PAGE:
Lucia Tyler, Ph.D

The transition from high school to college can be quite tricky for students with learning differences.  For many students in this category, mom has been the personal assistant, advocate, and coach over many years.  Sometimes, students don’t even realize and appreciate all that mom is doing for them.  In addition, public school systems are required to provide meaningful assistance, through the teaching and administrative staff to these students, through IEP and 504 plans. All of this support goes away in college and is replaced by a system where the student must know their own needs and then advocate for them with staff and faculty.

Self knowledge is especially important to students entering college.  If they do not understand what their learning difference means; it can be helpful to sit down with the family psychologist or school professional to discuss this.  It is also important to keep track of strategies that have worked in the learning environment.

In the transition, families must encourage their student to become more independent and learn how to do things for themselves.  Most families start with one area, like keeping a calendar and teach their child about making appointments and following up. The learning process can take time, especially with all of the organizational tools out there. When asked how they keep track of homework, deadlines, and appointments many students reply “ I keep it all in my head”.  This is not a good strategy for students who have executive function problems or issues with ADD.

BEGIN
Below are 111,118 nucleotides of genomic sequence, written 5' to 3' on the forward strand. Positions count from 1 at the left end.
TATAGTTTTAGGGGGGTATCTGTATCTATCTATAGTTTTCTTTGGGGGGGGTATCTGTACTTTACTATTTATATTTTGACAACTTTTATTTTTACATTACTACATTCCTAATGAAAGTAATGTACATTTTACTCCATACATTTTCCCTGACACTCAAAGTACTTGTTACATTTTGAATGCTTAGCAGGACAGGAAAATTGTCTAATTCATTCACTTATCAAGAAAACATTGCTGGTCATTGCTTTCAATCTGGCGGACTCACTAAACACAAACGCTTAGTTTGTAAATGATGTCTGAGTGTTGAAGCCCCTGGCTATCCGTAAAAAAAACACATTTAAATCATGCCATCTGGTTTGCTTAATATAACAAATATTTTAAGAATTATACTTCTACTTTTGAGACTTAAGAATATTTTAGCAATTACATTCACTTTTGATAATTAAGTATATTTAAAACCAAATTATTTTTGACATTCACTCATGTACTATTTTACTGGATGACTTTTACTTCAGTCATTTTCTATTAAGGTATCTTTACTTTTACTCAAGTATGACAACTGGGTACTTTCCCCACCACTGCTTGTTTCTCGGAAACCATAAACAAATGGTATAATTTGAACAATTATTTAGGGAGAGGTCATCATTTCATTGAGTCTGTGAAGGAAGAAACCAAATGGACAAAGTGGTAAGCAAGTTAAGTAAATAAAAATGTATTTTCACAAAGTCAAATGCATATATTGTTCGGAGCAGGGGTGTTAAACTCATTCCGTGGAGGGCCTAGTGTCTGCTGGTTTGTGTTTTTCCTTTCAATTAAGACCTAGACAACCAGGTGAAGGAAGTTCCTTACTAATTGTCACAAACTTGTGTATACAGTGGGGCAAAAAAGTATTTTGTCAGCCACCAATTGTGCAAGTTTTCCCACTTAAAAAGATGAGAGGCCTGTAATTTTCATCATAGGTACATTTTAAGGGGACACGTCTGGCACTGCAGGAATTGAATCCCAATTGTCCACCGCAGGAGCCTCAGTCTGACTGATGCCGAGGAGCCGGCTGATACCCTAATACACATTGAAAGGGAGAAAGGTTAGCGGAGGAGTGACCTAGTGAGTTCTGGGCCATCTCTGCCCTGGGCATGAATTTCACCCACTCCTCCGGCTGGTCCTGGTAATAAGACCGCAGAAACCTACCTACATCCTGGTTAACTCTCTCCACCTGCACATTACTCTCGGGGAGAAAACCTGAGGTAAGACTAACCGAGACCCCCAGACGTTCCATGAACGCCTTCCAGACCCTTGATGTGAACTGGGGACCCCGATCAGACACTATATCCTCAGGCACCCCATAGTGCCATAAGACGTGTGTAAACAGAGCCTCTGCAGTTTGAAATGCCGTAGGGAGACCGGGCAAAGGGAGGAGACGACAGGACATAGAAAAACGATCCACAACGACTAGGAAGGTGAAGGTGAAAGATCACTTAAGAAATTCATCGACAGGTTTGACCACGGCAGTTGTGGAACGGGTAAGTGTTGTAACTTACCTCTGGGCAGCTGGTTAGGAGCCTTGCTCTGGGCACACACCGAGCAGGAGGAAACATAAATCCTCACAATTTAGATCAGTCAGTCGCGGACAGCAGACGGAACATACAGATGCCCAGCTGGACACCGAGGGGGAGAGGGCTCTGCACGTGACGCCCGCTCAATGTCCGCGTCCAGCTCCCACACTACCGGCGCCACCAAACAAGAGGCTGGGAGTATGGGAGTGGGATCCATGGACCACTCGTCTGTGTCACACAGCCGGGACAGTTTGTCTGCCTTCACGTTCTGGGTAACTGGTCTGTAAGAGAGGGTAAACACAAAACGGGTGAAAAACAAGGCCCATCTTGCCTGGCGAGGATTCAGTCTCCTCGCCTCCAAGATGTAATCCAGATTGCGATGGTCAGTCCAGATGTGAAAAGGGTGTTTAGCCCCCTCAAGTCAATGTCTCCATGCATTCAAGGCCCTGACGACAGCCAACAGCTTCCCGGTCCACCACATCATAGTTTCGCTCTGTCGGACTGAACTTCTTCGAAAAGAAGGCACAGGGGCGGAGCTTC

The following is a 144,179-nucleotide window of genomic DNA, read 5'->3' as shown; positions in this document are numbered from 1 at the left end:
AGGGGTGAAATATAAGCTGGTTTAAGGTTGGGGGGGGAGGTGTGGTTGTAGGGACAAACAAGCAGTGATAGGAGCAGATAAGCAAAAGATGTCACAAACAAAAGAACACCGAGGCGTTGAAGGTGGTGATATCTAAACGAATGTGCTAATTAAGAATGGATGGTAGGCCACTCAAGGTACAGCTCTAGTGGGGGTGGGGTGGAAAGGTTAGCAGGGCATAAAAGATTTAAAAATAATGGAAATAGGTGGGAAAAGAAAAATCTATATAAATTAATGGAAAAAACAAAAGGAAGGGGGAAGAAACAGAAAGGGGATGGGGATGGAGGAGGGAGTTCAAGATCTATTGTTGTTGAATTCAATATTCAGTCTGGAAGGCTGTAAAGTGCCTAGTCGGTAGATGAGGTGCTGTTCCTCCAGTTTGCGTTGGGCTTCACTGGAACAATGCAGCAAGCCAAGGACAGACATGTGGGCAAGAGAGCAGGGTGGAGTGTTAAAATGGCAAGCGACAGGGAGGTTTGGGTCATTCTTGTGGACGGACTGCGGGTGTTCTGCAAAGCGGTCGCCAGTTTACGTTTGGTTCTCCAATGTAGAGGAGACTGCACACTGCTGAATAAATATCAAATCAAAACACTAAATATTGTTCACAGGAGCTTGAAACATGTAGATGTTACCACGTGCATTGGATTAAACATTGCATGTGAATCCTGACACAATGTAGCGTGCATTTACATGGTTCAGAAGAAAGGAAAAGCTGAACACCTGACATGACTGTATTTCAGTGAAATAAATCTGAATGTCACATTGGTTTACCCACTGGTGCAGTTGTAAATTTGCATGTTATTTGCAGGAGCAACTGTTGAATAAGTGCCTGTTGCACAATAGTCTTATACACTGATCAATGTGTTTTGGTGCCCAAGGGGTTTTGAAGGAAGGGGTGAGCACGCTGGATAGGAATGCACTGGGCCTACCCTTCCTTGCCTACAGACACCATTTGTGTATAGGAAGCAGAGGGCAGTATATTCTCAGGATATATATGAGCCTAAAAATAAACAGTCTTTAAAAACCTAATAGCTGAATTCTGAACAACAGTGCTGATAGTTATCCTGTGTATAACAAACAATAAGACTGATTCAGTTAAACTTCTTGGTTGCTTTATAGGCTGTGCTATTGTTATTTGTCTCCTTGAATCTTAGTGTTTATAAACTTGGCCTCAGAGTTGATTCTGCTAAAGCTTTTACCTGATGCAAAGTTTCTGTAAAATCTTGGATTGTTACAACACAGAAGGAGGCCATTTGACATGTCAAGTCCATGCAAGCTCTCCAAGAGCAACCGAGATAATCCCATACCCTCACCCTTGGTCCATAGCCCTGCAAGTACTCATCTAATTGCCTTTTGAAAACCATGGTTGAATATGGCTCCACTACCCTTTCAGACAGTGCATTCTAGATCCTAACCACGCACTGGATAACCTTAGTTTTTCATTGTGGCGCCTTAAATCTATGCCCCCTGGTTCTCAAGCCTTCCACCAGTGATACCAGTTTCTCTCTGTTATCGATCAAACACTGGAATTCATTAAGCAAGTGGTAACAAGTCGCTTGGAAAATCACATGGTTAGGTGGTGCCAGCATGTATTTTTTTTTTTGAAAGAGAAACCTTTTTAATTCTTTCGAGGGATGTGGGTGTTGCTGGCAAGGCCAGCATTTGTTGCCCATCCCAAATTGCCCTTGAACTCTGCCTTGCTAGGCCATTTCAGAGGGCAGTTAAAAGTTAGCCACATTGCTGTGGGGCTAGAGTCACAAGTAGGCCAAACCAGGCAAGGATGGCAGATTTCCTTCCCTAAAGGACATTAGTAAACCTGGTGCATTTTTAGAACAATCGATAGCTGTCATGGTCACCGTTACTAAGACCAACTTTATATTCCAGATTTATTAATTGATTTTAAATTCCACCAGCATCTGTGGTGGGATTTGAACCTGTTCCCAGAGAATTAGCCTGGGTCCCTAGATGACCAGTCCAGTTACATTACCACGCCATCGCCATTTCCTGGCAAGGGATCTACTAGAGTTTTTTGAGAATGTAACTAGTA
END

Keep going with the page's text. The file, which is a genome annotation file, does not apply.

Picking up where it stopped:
Sometimes, students may benefit from attending a summer camp or program where they have a chance to try functioning on their own without the pressures of school. Some colleges,  like Landmark College, that specialize in teaching students with learning differences, have transitional summer programs to help students gear up for the college academic experience.